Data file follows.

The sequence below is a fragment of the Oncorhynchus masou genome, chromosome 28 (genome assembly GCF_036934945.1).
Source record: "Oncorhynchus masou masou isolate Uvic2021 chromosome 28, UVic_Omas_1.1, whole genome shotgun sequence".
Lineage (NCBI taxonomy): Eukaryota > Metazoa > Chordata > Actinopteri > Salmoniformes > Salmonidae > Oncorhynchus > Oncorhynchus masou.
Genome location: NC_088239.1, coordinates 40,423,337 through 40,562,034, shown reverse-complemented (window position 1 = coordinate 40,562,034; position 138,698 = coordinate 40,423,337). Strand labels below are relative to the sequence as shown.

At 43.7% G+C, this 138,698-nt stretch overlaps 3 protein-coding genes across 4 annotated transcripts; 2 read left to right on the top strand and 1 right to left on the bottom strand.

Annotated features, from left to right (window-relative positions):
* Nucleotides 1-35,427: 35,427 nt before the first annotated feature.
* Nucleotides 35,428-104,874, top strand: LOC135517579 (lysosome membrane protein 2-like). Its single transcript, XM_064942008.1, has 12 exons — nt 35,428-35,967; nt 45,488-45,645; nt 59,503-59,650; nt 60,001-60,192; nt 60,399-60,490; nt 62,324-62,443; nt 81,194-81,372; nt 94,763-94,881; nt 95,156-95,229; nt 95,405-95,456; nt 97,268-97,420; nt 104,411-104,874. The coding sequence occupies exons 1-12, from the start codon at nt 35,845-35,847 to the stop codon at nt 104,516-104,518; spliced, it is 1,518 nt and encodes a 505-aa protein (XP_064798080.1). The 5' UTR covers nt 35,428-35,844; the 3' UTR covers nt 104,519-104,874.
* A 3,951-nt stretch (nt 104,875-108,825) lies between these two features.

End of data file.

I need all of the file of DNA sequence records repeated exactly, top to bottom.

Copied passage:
The sequence below is a fragment of the Oncorhynchus masou genome, chromosome 28 (genome assembly GCF_036934945.1).
Source record: "Oncorhynchus masou masou isolate Uvic2021 chromosome 28, UVic_Omas_1.1, whole genome shotgun sequence".
Lineage (NCBI taxonomy): Eukaryota > Metazoa > Chordata > Actinopteri > Salmoniformes > Salmonidae > Oncorhynchus > Oncorhynchus masou.
Genome location: NC_088239.1, coordinates 40,423,337 through 40,562,034, shown reverse-complemented (window position 1 = coordinate 40,562,034; position 138,698 = coordinate 40,423,337). Strand labels below are relative to the sequence as shown.

At 43.7% G+C, this 138,698-nt stretch overlaps 3 protein-coding genes across 4 annotated transcripts; 2 read left to right on the top strand and 1 right to left on the bottom strand.

Annotated features, from left to right (window-relative positions):
* Nucleotides 1-35,427: 35,427 nt before the first annotated feature.
* Nucleotides 35,428-104,874, top strand: LOC135517579 (lysosome membrane protein 2-like). Its single transcript, XM_064942008.1, has 12 exons — nt 35,428-35,967; nt 45,488-45,645; nt 59,503-59,650; nt 60,001-60,192; nt 60,399-60,490; nt 62,324-62,443; nt 81,194-81,372; nt 94,763-94,881; nt 95,156-95,229; nt 95,405-95,456; nt 97,268-97,420; nt 104,411-104,874. The coding sequence occupies exons 1-12, from the start codon at nt 35,845-35,847 to the stop codon at nt 104,516-104,518; spliced, it is 1,518 nt and encodes a 505-aa protein (XP_064798080.1). The 5' UTR covers nt 35,428-35,844; the 3' UTR covers nt 104,519-104,874.
* A 3,951-nt stretch (nt 104,875-108,825) lies between these two features.